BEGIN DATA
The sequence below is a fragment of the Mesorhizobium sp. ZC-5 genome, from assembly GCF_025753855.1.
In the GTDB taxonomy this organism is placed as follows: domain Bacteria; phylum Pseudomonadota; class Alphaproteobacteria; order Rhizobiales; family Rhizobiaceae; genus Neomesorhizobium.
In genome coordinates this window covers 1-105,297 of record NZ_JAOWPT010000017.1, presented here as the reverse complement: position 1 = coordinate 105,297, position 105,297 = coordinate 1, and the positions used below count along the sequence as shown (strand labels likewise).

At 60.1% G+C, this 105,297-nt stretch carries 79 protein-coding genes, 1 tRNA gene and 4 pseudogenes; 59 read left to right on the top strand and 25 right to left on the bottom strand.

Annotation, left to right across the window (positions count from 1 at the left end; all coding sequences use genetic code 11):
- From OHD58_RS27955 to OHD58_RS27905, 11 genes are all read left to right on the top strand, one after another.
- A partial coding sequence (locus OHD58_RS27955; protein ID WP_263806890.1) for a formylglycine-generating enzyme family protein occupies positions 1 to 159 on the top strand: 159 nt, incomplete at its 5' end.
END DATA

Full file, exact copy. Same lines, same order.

The sequence below is a fragment of the Mesorhizobium sp. ZC-5 genome, from assembly GCF_025753855.1.
In the GTDB taxonomy this organism is placed as follows: domain Bacteria; phylum Pseudomonadota; class Alphaproteobacteria; order Rhizobiales; family Rhizobiaceae; genus Neomesorhizobium.
In genome coordinates this window covers 1-105,297 of record NZ_JAOWPT010000017.1, presented here as the reverse complement: position 1 = coordinate 105,297, position 105,297 = coordinate 1, and the positions used below count along the sequence as shown (strand labels likewise).

At 60.1% G+C, this 105,297-nt stretch carries 79 protein-coding genes, 1 tRNA gene and 4 pseudogenes; 59 read left to right on the top strand and 25 right to left on the bottom strand.

Annotation, left to right across the window (positions count from 1 at the left end; all coding sequences use genetic code 11):
- From OHD58_RS27955 to OHD58_RS27905, 11 genes are all read left to right on the top strand, one after another.
- A partial coding sequence (locus OHD58_RS27955; protein ID WP_263806890.1) for a formylglycine-generating enzyme family protein occupies positions 1 to 159 on the top strand: 159 nt, incomplete at its 5' end.